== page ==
Tuesday March 10, 2020
The dramatic arrests of two leading Saudi royals followed discussions between the two men about using a procedural body, led by one of them, to block the accession to the throne of the crown prince, Mohammed bin Salman, if the current monarch dies or becomes incapacitated.The detention of the two men was directed by Mohammed bin Salman, whom they are accused of trying to sideline through the allegiance council, a body established in 2007 to ensure a smooth transition of power should the king or crown prince die.
Three sources have confirmed to the Guardian that the arrests of Prince Ahmed bin Abdul Aziz, the sole remaining full brother of King Salman, and the former crown prince, Mohammed bin Nayef, on Friday were ordered after details of alleged conversations were passed to the royal court.
The council was instrumental in securing Mohammed bin Salman as crown prince in 2017 when he won 31 out of 34 votes, ousting Mohammed bin Nayef from the line of succession and establishing himself as the country’s de facto leader, a role he has ruthlessly consolidated ever since.
Prince Ahmed is believed to have been one of the three dissenters and has remained a critic of the young crown prince. He and Mohammed bin Nayef are thought to be facing treason charges, although there were suggestions in Riyadh on Monday that such serious allegations may be watered down.
Two of the Guardian’s sources said the senior royals have been accused of trying to establish Prince Ahmed as chairman of the allegiance council, a position that is currently vacant. The move would potentially give him sway over the tribal, family and clerical discussions that would lead to the nomination of new Saudi leaders.
The alleged discussions are not believed to have developed and appear to fall short of claims that the two men were planning a coup against the crown prince. That allegation – and the confusion that followed the arrests – shocked Riyadh, prompting speculation that the king’s health had suddenly deteriorated and his son was clearing a path to take his place.
However, King Salman was pictured receiving Saudi diplomats on Sunday, dispelling rumours of his demise, and his supporters said he had no intention of leaving his position before the G20 summit in Riyadh in November.
Western officials who have been in meetings with the 84-year-old in the past week said he was lucid and focused and appeared to have changed little over the past two years.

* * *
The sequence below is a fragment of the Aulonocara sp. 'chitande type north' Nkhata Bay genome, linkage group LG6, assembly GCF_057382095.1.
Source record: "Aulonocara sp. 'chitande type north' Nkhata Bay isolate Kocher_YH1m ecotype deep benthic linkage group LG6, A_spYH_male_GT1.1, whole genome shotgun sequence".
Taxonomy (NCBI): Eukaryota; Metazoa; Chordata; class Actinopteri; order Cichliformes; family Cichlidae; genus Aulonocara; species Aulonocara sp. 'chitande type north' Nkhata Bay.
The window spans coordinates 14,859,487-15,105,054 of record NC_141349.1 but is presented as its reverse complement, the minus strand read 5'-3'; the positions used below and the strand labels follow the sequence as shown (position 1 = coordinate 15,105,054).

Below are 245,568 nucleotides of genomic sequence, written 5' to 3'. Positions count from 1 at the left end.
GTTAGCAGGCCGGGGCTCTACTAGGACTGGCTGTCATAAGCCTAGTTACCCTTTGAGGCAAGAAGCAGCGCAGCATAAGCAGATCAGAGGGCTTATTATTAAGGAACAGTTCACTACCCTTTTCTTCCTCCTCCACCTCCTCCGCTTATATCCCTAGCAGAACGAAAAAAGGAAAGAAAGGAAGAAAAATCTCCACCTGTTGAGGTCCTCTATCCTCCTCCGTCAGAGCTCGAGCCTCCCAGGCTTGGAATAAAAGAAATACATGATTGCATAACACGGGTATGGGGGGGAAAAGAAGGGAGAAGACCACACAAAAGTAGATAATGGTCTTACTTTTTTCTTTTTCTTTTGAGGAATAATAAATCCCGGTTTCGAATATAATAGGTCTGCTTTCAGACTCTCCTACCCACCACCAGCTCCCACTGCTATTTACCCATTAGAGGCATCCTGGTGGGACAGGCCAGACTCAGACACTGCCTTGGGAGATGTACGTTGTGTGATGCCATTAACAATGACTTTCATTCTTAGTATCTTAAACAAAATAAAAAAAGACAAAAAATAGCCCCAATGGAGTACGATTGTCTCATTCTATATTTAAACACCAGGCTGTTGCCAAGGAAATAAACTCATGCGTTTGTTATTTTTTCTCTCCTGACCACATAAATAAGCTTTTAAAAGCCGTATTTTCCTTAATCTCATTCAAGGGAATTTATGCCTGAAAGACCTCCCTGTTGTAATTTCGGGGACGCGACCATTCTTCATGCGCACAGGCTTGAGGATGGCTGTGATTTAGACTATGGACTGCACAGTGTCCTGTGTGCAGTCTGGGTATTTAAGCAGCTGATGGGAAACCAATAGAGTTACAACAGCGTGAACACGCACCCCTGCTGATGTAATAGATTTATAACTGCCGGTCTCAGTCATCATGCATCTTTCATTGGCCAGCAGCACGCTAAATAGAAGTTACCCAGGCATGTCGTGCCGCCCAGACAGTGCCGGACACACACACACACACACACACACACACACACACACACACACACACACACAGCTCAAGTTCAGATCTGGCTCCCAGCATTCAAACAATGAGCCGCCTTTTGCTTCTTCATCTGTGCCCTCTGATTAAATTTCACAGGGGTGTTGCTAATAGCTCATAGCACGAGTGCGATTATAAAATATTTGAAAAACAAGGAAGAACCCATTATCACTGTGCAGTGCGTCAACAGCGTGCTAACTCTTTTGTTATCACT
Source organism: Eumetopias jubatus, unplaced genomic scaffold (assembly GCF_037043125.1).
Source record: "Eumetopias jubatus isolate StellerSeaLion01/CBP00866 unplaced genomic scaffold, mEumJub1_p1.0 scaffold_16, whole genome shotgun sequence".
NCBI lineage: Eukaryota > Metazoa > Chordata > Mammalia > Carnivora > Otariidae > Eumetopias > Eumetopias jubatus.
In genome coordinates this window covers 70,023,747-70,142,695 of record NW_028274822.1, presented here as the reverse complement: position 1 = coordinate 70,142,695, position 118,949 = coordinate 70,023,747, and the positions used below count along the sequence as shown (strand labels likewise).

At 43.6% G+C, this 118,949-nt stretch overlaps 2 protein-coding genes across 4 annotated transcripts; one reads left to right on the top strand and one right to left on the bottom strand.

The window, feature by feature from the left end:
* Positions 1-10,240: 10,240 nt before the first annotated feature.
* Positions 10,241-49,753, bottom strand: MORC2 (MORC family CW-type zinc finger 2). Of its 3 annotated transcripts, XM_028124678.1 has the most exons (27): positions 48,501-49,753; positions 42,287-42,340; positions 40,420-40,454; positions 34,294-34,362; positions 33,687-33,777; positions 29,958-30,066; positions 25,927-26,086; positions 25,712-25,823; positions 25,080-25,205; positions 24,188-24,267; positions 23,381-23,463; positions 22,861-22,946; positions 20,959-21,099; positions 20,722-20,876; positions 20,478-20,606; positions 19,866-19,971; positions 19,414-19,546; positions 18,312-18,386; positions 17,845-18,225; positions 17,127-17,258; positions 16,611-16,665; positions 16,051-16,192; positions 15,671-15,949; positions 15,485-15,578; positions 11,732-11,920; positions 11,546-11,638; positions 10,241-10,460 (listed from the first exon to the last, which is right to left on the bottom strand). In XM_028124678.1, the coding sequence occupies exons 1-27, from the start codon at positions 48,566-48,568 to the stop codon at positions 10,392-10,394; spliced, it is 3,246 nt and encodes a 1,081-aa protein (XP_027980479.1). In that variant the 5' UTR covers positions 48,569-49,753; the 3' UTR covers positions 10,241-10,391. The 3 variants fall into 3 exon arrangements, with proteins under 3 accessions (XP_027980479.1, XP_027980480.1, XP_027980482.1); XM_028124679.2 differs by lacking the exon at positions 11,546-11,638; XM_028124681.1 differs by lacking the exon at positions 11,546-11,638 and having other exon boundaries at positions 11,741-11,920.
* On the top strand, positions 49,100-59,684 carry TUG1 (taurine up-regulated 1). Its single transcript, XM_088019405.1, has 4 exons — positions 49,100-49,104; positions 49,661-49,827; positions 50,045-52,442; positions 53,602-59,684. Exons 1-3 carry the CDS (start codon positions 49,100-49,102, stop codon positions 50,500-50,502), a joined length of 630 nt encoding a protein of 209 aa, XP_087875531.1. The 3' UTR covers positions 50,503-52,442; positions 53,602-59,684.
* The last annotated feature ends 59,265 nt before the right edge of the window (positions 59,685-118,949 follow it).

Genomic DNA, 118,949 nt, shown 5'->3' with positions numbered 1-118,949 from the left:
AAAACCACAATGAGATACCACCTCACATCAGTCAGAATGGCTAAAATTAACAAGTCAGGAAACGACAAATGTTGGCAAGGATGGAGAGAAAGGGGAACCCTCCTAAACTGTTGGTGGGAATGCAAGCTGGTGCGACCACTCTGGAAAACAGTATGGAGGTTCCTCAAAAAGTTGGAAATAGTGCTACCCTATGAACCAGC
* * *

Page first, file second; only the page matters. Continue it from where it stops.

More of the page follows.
Two other princes, the interior minister, Abdulaziz bin Saud, and Saud al-Nayef, who were detained during the arrests on Friday, were released from detention on Sunday after being interrogated. An unknown number of other royals remain detained. Mohammed bin Salman, 33, has ruthlessly eliminated rivals from all levels of Saudi society in preparation for becoming king.
While being lauded for introducing broad cultural reforms that have given Saudi women a greater participation in society and say in their own affairs, a parallel crackdown on dissent has drawn criticism in Europe and elsewhere.
The murder and dissection of the Washington Post columnist Jamal Khashoggi in late 2018 remains a potent issue for the crown prince’s critics, many of whom claim he lacks the judgment or temperament to become leader.
“That will never go away,” said a regional intelligence official. “But it must be remembered that it plays worse abroad than it does at home. And Ahmed, or any other senior royal, would be unlikely to get traction with this. There is a widespread view now that the throne can’t be taken from him.
By convention, the allegiance council must be headed by the eldest son of the kingdom’s founder, not including the crown prince, or king. It is composed of 28 members and it is not clear whether Prince Ahmed could assume the chairman’s role.
The two senior royals are believed to be being held in villas in Riyadh. Prince Ahmed, who returned from exile in London after Khashoggi’s murder, is understood to have called his family on Saturday asking for his ceremonial robe to be delivered to him – a prerequisite to meeting other royals or appearing in public.